Jerking—Hard pull on the trigger that causes the whole rifle to move during the shot.
Keeper—Loop around the top part of the sling to keep the opening around the arm secure and strong.
Line is hot—Term that indicates that live firing is about to begin.
Line is safe—Term that indicates that all rifles are grounded and unloaded and that going down range is safe when the line officer announces it.
Line or range officer—Person in charge of the range and the shooters during a match.
Match—Shooting competition that includes a set number of shots and positions for that particular shooting event.
Match director—Person who organizes the match, puts together the match program and publishes it, takes the entry forms and fees, and designates the squadding for the relays.
Miss (also called a zero or snowbird)—Shot that misses the black circle and is in the white of the target.
Muzzle—Front of the barrel where the pellet comes out.
Natural point of aim (NPA)—Where the shooter naturally points on the target when relaxed in position.
Offhand stand—Small shooting stand on which to rest the rifle between shots while shooting and to hold pellets while in standing and kneeling positions.
Overhold—Aiming and shooting past the time (about eight seconds) that the shot can be successful.
Paper target—Paper with a certain number of bulls on it to shoot at.xx
PCP- pre-charged pneumatic air gun
Pellet trap—Container or backstop to stop and catch pellets after they are shot through a target.
Pistol grip—Rounded grip behind the trigger that the hand with the trigger holds during shooting.
Precision air rifle—Highly accurate air rifle used in international and three-position shooting
Range commands—Specific commands called by the line officer to ensure that everyone is safe and flowing the rules of the match. Common commands include “Load & Commence fire” “Start” “Cease fire” “Stop” and “Ground your rifles”
Rear iris—Small opening in the rear sight that opens and and closes to let more or less light into the eye for aiming.
Rear sight—Sight mounted on the back of the rifle that the shooter looks through to begin the aiming process. The sight can be adjusted to move the strike of the pellet on the target.
Relay—One group of shooters who shoot at the same time on the firing line for a match. Relay 1 refers to the first relay of shooters for the day. The relays progress until everyone has fired. Scores from all relays are then combined to determine the overall match results.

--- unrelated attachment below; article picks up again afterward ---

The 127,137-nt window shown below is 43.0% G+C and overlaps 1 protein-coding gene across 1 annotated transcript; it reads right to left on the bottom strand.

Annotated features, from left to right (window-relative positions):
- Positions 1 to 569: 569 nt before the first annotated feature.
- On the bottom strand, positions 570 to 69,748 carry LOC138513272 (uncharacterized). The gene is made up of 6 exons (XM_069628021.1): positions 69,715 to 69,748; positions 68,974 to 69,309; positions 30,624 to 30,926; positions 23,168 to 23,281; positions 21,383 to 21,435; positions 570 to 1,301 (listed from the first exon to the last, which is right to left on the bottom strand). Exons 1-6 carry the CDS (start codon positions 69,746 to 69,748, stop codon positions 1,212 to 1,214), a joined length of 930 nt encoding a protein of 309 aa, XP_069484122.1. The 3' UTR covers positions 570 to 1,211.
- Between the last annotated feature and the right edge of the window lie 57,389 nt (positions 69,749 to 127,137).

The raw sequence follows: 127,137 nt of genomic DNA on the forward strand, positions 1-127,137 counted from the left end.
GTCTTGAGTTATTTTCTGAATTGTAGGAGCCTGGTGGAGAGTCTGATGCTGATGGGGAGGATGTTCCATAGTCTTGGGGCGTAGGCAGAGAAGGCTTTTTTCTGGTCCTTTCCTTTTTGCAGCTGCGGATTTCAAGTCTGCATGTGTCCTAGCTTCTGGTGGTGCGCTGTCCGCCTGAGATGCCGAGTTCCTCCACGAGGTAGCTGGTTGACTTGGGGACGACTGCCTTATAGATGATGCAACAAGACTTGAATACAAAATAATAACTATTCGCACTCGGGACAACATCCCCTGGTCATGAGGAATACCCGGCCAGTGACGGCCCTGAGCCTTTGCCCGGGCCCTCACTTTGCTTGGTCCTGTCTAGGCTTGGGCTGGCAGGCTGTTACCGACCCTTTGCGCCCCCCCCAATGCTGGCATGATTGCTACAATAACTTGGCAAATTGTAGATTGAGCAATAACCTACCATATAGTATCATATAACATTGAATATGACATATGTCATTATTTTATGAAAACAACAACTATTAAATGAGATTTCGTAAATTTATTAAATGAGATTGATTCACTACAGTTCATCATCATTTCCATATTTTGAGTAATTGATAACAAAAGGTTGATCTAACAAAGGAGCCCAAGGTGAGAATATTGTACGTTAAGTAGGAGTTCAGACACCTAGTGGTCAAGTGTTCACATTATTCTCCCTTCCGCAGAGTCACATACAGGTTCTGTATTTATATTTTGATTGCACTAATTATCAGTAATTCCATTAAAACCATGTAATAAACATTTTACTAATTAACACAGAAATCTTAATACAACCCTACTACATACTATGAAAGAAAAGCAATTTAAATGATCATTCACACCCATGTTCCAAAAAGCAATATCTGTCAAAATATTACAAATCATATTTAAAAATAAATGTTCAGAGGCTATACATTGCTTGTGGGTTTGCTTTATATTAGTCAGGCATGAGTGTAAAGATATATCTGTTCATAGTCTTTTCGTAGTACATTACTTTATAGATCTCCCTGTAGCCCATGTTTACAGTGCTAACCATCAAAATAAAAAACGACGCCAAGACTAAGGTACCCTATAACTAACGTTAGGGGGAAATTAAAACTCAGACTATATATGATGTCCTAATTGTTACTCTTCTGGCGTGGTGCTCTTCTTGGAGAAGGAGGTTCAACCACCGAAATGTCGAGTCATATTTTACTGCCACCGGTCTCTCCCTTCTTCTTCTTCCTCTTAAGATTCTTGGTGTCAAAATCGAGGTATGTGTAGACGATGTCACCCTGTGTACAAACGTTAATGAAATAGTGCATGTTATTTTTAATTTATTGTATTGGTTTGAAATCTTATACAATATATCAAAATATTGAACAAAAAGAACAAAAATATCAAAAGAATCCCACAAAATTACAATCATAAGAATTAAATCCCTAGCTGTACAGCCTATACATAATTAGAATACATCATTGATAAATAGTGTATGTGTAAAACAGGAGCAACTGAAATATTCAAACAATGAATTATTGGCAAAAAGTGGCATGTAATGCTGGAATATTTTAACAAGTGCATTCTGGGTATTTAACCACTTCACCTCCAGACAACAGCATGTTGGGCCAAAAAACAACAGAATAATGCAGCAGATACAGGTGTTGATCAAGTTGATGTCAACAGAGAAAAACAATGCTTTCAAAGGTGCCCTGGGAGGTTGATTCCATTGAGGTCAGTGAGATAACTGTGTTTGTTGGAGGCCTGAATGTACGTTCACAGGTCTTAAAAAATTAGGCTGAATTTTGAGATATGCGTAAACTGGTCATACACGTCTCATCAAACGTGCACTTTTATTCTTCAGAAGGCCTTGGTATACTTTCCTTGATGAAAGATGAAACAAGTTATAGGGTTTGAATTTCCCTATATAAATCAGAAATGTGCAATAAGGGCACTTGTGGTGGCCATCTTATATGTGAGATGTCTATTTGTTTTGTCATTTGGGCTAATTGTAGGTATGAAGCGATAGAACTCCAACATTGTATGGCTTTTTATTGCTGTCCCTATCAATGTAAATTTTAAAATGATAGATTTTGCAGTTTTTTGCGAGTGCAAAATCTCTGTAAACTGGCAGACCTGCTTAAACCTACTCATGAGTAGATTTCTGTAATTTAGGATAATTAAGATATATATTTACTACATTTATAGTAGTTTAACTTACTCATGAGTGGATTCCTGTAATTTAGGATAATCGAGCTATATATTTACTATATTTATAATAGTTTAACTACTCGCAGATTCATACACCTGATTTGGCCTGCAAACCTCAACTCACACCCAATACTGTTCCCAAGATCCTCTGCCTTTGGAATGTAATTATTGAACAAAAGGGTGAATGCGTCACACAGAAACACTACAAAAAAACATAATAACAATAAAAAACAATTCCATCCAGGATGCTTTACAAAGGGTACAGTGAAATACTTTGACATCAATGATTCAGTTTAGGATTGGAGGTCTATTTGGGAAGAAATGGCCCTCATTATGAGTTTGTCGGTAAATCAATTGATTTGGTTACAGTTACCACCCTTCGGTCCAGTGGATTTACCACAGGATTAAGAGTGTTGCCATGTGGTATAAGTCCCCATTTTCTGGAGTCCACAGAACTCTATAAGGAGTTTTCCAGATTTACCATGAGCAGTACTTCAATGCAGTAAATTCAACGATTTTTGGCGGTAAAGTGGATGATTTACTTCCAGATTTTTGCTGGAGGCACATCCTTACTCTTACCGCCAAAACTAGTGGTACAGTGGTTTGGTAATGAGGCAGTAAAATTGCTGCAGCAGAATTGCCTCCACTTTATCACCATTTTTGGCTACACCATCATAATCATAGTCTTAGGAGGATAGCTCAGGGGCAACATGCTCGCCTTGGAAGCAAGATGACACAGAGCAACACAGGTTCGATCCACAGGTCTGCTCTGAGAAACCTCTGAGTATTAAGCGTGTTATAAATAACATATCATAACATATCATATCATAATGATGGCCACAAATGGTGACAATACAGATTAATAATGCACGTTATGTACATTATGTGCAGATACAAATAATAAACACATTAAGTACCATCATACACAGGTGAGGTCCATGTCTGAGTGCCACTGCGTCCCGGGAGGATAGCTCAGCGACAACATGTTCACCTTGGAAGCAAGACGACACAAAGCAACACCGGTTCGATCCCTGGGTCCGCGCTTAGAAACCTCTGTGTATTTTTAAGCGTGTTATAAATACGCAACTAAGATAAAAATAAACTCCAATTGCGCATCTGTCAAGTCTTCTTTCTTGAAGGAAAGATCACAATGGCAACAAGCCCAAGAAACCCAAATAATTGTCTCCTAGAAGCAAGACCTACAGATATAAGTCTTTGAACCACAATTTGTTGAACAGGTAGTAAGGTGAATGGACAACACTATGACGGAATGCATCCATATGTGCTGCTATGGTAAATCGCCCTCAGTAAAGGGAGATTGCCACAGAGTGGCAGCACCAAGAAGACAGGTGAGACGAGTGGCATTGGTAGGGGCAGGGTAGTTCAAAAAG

Rifling—Grooves and lands (raised areas ) inside of the barrel in a twisting pattern to cause the pellet to spin on its way to the way to the target to improve accuracy.
Riser block—Small block that slides onto the sight rail in front and back and is tightened so that sights can be be placed on top of it. The block raises the height of the sight to the shooter’s eye.
Rule books—Set of rules that a shooting program follows and that a match conforms to.
Safety —Switch on the side of the rifle that locks the trigger.
Second stage—Second part of the trigger pull: When the shooter pulls stage the rifle fires.
Shot plan—Specific plan that a shooter uses to shoot one successful shot.
Sight alignment—Correctly centering the front sight in the rear sight.
Sighters—Term for shots that are aimed at the sighting bulls,
Sighting bull—Bulls (usually two) in the middle of the target that have a circle around them or a black triangle in the corner, indicating that they are to be used for sighting shots. A shooter uses these bulls to sight in the rifle before going for record.
Small-bore rifle—A .22 caliber firearm.
Sporter air rifle—Type of beginning model for competitive air rifle shooting,
Squadding—Names on each relay for the match.
Stock—Largest part of the rifle, it includes the fore end, cheek piece, pistol grip, and butt plate, and supports the barrel and action,
Target holder—Frame of wood or metal used to take the target down range if the range has manually movable targets or used down range to attach and hold targets for shooting.
Three-position air rifle—Air rifle matches that include shooting prone, standing, and kneeling.
Timer—Clock or timepiece used to time a match.
Training plan—Seasonal plans that include range training, match shooting, physical training, mental training, and breaks.
Trigger—Mechanism with an armature that, when pulled, releases compressed air to propel a pellet down range.
Trigger guard—Metal guard around the trigger area to protect the trigger from being accidentally bumped.